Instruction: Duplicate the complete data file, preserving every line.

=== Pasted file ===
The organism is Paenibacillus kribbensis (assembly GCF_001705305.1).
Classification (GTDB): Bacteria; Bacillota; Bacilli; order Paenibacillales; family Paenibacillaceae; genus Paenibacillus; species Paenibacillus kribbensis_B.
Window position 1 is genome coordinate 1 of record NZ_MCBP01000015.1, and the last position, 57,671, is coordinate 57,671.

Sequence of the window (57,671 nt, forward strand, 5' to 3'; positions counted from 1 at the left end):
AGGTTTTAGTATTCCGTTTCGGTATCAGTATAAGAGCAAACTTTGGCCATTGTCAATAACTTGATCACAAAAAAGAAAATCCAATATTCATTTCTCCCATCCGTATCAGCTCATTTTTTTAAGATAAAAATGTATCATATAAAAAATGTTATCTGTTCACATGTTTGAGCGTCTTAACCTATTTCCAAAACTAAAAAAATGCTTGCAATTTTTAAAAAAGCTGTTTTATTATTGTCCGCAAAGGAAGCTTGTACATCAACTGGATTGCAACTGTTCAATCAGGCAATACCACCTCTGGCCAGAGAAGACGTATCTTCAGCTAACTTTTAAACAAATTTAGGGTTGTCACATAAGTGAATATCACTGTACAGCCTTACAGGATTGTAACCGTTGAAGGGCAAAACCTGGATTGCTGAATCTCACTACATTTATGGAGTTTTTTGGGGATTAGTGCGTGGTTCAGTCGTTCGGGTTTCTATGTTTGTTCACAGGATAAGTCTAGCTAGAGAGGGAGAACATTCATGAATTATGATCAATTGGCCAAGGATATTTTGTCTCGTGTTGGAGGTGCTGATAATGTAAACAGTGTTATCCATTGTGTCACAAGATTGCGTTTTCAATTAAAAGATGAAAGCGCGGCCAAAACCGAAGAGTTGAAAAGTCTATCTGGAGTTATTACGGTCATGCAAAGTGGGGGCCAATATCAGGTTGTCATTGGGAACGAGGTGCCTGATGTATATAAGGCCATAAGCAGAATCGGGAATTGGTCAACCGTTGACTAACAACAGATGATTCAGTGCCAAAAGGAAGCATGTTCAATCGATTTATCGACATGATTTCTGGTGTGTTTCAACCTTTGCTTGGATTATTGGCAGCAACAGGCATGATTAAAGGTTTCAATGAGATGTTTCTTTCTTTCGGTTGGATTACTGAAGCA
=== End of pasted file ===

The organism is Paenibacillus kribbensis (assembly GCF_001705305.1).
Classification (GTDB): Bacteria; Bacillota; Bacilli; order Paenibacillales; family Paenibacillaceae; genus Paenibacillus; species Paenibacillus kribbensis_B.
Window position 1 is genome coordinate 1 of record NZ_MCBP01000015.1, and the last position, 57,671, is coordinate 57,671.

Sequence of the window (57,671 nt, forward strand, 5' to 3'; positions counted from 1 at the left end):
AGGTTTTAGTATTCCGTTTCGGTATCAGTATAAGAGCAAACTTTGGCCATTGTCAATAACTTGATCACAAAAAAGAAAATCCAATATTCATTTCTCCCATCCGTATCAGCTCATTTTTTTAAGATAAAAATGTATCATATAAAAAATGTTATCTGTTCACATGTTTGAGCGTCTTAACCTATTTCCAAAACTAAAAAAATGCTTGCAATTTTTAAAAAAGCTGTTTTATTATTGTCCGCAAAGGAAGCTTGTACATCAACTGGATTGCAACTGTTCAATCAGGCAATACCACCTCTGGCCAGAGAAGACGTATCTTCAGCTAACTTTTAAACAAATTTAGGGTTGTCACATAAGTGAATATCACTGTACAGCCTTACAGGATTGTAACCGTTGAAGGGCAAAACCTGGATTGCTGAATCTCACTACATTTATGGAGTTTTTTGGGGATTAGTGCGTGGTTCAGTCGTTCGGGTTTCTATGTTTGTTCACAGGATAAGTCTAGCTAGAGAGGGAGAACATTCATGAATTATGATCAATTGGCCAAGGATATTTTGTCTCGTGTTGGAGGTGCTGATAATGTAAACAGTGTTATCCATTGTGTCACAAGATTGCGTTTTCAATTAAAAGATGAAAGCGCGGCCAAAACCGAAGAGTTGAAAAGTCTATCTGGAGTTATTACGGTCATGCAAAGTGGGGGCCAATATCAGGTTGTCATTGGGAACGAGGTGCCTGATGTATATAAGGCCATAAGCAGAATCGGGAATTGGTCAACCGTTGACTAACAACAGATGATTCAGTGCCAAAAGGAAGCATGTTCAATCGATTTATCGACATGATTTCTGGTGTGTTTCAACCTTTGCTTGGATTATTGGCAGCAACAGGCATGATTAAAGGTTTCAATGAGATGTTTCTTTCTTTCGGTTGGATTACTGAAGCA